Indeed, London real estate activity has been perhaps surprisingly buoyant since the end of the ‘hard’ lockdown, with pent up demand unwinding. Usually, an economic crash of this magnitude would provoke a significant price correction. But in this case, the prospect of sharply higher unemployment is being counteracted by vast amounts of stimulus thrown at the UK economy. With interest rates at record lows (10bps) and renewed QE (£300bn so far), liquidity conditions have remained favourable. Although this buoyancy may fade as rolling local lockdowns take effect and the year-end Brexit deadline looms, the structural case for owning property ‘where the action is’ in Prime London remains.
“The market came back with force after both the global financial crisis and 9/11, and prices rocketed. We’ve seen a similar recovery since the reopening of the property market after lockdown, to the extent that we’ve seen a ‘mini boom’,” Dell says. “Buyers are looking at London’s prime ‘leafy’ villages, with access to parks, such as Hampstead and Richmond. They want good schools, good high streets and areas of outstanding natural beauty to walk through, to break up home-based working.”
How will the ‘Covid commercial property slump’ affect HNW investments?
Rolling local lockdowns and a return to working from home for office workers may affect the residential property market in some unusual ways – through the channel of the commercial property market. Having made their way through six months of home working, only to find that time-period has potentially suddenly doubled, more companies may rethink their office arrangements and space needs. Curfew-style restrictions on pubs and restaurants may also sadly put more of these establishments out of business. And what will happen to this space?
Over time, it may well lead to the repurposing of commercial property into residential, increasing the supply of new build developments in prime locations – with attendant SDLT incentives. This could particularly affect areas such as City of London & Westminster, Mayfair and Fitzrovia, as offices, shops and restaurants change in usage. Opportunities to invest in long-term prize assets in difficult-to-source areas may gradually emerge.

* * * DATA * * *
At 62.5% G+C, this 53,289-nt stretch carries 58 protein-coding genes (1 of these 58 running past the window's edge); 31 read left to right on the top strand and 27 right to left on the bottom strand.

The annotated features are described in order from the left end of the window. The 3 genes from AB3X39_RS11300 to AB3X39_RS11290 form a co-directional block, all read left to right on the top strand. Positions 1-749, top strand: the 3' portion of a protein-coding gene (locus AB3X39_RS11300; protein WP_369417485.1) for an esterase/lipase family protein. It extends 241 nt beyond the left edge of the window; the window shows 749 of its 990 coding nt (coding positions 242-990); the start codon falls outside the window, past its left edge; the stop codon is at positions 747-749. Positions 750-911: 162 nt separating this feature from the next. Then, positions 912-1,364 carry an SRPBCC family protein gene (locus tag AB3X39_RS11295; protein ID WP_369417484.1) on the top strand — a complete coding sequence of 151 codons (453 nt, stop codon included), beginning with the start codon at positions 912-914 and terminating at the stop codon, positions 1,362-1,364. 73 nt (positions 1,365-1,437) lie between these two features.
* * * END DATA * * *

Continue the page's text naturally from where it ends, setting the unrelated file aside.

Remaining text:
Camilla Dell, Black Brick Managing Partner, believes the Conservative Government’s plans to relax the planning rules that govern the conversion of commercial to residential property could pique the interest of high net worth investors. “These radical changes will lead to more applications for commercial property to be converted into residential property and this could unlock some new opportunities in the sector.”
While potentially driving central London new build supply over the longer-term, current commercial property price weakness could divert some investment flows into the bulk residential buy-to-let market in the immediate future. A consensus forecast based on a survey of 24 large property investors and consultants, by trade body The Investment Property Forum (IPF), recently predicted that commercial property capital values would drop by 12% in 2020. Such gloomy prognostications may already be stimulating the interest of private equity in the commercial real estate market. Those unwilling to call the bottom but still looking for UK real estate exposure may prefer to turn their attentions to residential, rather than commercial, investment exposures. The Prime Central London valuation outlook remains healthy – Knight Frank expect cumulative capital appreciation of 17% from 2020-2024 while Savills forecast 15.7% gains, including only a 2% decline in 2020 itself.
Black Brick Managing Partner Camilla Dell says this raises some interesting questions for where HNWs will likely focus their property investments, going forwards. “We may see increased appetite for residential investment in London’s prime market,” she says, pointing to the fact that sterling’s low levels present a strong buying opportunity for overseas investors. London retains its ‘safe-haven’ status for international buyers despite Brexit uncertainty. Coutts Chief Investment Officer Alan Higgins suggests that the economic fundamentals for the residential sector remain bright. “The key positive factors include relatively attractive levels of sterling for global investors, which make London property look cheap in dollar or euro terms, and the ultra-low interest rate structure worldwide,” he tells Estate Agent Today.